To top it off, Barbour campaigned Monday in Virginia with Bob McDonnell, the state's gubernatorial candidate. The contests for Virginia and New Jersey's governorships are the two biggest political battles of the year.
But Barbour appears to be waving off presidential politics. At a news conference in Washington Tuesday, where he teamed up with House Republicans to discuss health care reform, Barbour was asked when he's going to make a decision on running for president.
"Probably never," said Barbour. "But, you know Gov. Sununu called me and said he'd like to have somebody come up to New Hampshire who wasn't running for president to talk about party building and I told him I'm your man."
WASHINGTON (CNN) –- The Republican National Committee slams President Obama’s plan to reform the nation’s health care system in a new television ad that is set to air Wednesday on national cable television.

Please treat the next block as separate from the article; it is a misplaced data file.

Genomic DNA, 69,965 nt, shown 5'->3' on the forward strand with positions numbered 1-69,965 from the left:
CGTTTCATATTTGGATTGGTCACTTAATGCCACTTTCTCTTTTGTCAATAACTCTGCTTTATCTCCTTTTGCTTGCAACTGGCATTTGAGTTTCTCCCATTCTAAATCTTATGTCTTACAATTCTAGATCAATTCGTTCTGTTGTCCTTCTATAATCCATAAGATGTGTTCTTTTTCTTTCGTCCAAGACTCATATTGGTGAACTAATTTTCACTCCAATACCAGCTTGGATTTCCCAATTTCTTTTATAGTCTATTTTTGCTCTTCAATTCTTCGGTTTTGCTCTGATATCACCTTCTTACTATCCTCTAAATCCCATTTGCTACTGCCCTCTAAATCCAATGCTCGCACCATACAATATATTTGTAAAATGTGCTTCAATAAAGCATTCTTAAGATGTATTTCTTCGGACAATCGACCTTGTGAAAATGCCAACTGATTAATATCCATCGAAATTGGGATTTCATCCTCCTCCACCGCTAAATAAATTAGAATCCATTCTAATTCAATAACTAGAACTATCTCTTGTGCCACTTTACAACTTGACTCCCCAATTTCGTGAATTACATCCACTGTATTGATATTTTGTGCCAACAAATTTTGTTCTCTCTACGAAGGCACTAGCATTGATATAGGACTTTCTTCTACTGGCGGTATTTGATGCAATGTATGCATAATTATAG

The RNC also offers thinly-veiled criticism of ABC for broadcasting a live presidential town hall meeting Wednesday on the issue of health care, but not including GOP national leaders in the event. The RNC does not name ABC, but mentions that the president will appear on a "national TV network" to discuss the issue. Republicans have accused ABC of promoting Obama's health care plan, pointing to the extensive coverage the network is giving the subject on its morning, evening and late night newscasts. The network has denied the charge.
This is the RNC's first TV ad of the 2010 election cycle. It will not release further details about the ad buy, but the script hints that it will only run on Wednesday - timed to coincide with the ABC town hall.
There's growing speculation in Alaska that Governor Sarah Palin won't run for reelection in 2010. Politico reports that top Republicans and Democrats are quietly lining up to run for the office — should Palin decide not to.
No one has filed the official paperwork yet; but many are taking the governor’s silence as a sign that she’ll opt out of a second term in order to get more involved in national politics.